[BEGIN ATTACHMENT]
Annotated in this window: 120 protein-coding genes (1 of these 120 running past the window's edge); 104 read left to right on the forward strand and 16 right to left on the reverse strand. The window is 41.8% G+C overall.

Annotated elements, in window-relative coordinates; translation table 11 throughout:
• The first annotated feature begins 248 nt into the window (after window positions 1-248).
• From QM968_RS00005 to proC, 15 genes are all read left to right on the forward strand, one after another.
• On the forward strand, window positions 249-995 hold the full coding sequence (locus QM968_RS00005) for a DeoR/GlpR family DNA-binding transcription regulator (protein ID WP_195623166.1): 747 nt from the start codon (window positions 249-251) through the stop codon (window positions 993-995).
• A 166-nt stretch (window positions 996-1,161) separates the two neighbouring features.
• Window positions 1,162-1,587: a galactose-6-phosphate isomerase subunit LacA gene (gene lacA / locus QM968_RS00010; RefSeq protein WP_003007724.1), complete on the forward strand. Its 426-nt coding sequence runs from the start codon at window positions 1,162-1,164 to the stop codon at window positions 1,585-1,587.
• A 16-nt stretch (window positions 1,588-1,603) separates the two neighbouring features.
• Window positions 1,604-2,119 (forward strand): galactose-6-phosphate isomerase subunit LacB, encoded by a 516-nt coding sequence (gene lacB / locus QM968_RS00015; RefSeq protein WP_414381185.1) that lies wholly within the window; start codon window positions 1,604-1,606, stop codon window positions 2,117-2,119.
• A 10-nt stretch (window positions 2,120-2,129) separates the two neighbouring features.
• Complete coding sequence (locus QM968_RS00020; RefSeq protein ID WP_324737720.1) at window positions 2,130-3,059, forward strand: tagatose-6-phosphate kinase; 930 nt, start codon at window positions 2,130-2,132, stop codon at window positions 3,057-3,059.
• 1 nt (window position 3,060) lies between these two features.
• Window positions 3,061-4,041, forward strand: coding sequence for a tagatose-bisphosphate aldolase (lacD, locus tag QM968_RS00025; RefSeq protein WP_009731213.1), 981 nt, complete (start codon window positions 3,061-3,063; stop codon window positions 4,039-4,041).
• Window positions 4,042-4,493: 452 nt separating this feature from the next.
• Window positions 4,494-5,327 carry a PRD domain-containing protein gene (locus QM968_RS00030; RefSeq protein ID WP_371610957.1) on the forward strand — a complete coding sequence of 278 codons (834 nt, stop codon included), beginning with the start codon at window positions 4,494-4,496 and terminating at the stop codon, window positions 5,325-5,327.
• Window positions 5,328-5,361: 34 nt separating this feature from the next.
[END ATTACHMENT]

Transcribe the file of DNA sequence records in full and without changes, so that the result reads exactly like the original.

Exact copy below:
Annotated in this window: 120 protein-coding genes (1 of these 120 running past the window's edge); 104 read left to right on the forward strand and 16 right to left on the reverse strand. The window is 41.8% G+C overall.

Annotated elements, in window-relative coordinates; translation table 11 throughout:
• The first annotated feature begins 248 nt into the window (after window positions 1-248).
• From QM968_RS00005 to proC, 15 genes are all read left to right on the forward strand, one after another.
• On the forward strand, window positions 249-995 hold the full coding sequence (locus QM968_RS00005) for a DeoR/GlpR family DNA-binding transcription regulator (protein ID WP_195623166.1): 747 nt from the start codon (window positions 249-251) through the stop codon (window positions 993-995).
• A 166-nt stretch (window positions 996-1,161) separates the two neighbouring features.
• Window positions 1,162-1,587: a galactose-6-phosphate isomerase subunit LacA gene (gene lacA / locus QM968_RS00010; RefSeq protein WP_003007724.1), complete on the forward strand. Its 426-nt coding sequence runs from the start codon at window positions 1,162-1,164 to the stop codon at window positions 1,585-1,587.
• A 16-nt stretch (window positions 1,588-1,603) separates the two neighbouring features.
• Window positions 1,604-2,119 (forward strand): galactose-6-phosphate isomerase subunit LacB, encoded by a 516-nt coding sequence (gene lacB / locus QM968_RS00015; RefSeq protein WP_414381185.1) that lies wholly within the window; start codon window positions 1,604-1,606, stop codon window positions 2,117-2,119.
• A 10-nt stretch (window positions 2,120-2,129) separates the two neighbouring features.
• Complete coding sequence (locus QM968_RS00020; RefSeq protein ID WP_324737720.1) at window positions 2,130-3,059, forward strand: tagatose-6-phosphate kinase; 930 nt, start codon at window positions 2,130-2,132, stop codon at window positions 3,057-3,059.
• 1 nt (window position 3,060) lies between these two features.
• Window positions 3,061-4,041, forward strand: coding sequence for a tagatose-bisphosphate aldolase (lacD, locus tag QM968_RS00025; RefSeq protein WP_009731213.1), 981 nt, complete (start codon window positions 3,061-3,063; stop codon window positions 4,039-4,041).
• Window positions 4,042-4,493: 452 nt separating this feature from the next.
• Window positions 4,494-5,327 carry a PRD domain-containing protein gene (locus QM968_RS00030; RefSeq protein ID WP_371610957.1) on the forward strand — a complete coding sequence of 278 codons (834 nt, stop codon included), beginning with the start codon at window positions 4,494-4,496 and terminating at the stop codon, window positions 5,325-5,327.
• Window positions 5,328-5,361: 34 nt separating this feature from the next.